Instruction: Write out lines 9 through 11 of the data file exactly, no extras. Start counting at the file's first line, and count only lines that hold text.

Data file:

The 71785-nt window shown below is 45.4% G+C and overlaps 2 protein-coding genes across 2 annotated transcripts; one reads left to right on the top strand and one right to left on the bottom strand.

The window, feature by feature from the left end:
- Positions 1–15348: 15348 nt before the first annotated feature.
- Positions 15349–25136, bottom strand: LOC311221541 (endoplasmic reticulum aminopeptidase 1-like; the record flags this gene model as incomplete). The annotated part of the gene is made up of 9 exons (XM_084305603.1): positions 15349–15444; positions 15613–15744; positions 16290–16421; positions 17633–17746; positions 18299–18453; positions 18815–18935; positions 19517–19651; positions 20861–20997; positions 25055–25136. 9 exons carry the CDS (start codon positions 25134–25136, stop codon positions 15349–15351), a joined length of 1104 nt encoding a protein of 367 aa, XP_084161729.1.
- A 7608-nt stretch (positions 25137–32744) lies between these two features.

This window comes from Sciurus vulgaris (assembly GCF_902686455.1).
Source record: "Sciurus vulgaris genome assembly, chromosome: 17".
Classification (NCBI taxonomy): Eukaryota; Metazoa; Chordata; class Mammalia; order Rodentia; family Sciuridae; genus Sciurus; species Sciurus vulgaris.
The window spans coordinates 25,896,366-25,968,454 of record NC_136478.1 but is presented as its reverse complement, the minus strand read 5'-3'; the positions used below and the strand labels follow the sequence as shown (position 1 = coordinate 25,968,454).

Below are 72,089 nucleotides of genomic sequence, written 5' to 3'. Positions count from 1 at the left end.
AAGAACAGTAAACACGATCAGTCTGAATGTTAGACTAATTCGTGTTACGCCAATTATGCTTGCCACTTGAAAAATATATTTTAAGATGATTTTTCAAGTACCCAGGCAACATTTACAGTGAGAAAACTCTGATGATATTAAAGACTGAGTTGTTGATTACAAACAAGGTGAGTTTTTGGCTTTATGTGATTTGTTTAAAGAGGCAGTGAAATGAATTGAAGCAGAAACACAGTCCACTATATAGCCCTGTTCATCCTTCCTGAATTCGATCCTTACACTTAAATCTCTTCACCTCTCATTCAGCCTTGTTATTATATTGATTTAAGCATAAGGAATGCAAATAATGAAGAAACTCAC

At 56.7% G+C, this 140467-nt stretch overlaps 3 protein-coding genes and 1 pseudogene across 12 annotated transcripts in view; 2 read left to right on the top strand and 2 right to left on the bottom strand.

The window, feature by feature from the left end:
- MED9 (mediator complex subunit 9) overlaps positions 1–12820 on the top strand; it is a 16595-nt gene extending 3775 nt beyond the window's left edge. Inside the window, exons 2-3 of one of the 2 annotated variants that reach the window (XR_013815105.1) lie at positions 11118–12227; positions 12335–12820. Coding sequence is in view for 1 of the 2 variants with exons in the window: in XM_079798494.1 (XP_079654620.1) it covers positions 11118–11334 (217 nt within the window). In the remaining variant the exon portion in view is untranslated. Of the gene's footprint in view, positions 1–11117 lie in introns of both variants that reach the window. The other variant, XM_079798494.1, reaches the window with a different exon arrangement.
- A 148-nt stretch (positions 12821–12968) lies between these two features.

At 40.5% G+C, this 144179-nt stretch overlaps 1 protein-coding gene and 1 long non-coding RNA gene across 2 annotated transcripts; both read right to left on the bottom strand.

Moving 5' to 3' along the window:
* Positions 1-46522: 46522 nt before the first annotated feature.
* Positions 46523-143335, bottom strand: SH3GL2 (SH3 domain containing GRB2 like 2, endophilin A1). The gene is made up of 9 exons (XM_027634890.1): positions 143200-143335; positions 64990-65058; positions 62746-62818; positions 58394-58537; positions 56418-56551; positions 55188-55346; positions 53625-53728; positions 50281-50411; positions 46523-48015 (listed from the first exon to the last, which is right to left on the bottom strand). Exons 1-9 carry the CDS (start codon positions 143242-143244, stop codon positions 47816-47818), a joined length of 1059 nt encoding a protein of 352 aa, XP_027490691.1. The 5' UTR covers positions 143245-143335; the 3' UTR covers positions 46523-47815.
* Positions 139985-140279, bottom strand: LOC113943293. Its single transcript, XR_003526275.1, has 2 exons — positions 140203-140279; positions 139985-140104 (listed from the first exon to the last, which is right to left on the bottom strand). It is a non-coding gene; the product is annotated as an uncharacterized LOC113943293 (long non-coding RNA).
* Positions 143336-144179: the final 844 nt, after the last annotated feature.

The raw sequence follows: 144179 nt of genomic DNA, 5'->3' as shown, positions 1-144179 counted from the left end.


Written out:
The window spans coordinates 25,896,366-25,968,454 of record NC_136478.1 but is presented as its reverse complement, the minus strand read 5'-3'; the positions used below and the strand labels follow the sequence as shown (position 1 = coordinate 25,968,454).

Below are 72,089 nucleotides of genomic sequence, written 5' to 3'. Positions count from 1 at the left end.
AAGAACAGTAAACACGATCAGTCTGAATGTTAGACTAATTCGTGTTACGCCAATTATGCTTGCCACTTGAAAAATATATTTTAAGATGATTTTTCAAGTACCCAGGCAACATTTACAGTGAGAAAACTCTGATGATATTAAAGACTGAGTTGTTGATTACAAACAAGGTGAGTTTTTGGCTTTATGTGATTTGTTTAAAGAGGCAGTGAAATGAATTGAAGCAGAAACACAGTCCACTATATAGCCCTGTTCATCCTTCCTGAATTCGATCCTTACACTTAAATCTCTTCACCTCTCATTCAGCCTTGTTATTATATTGATTTAAGCATAAGGAATGCAAATAATGAAGAAACTCAC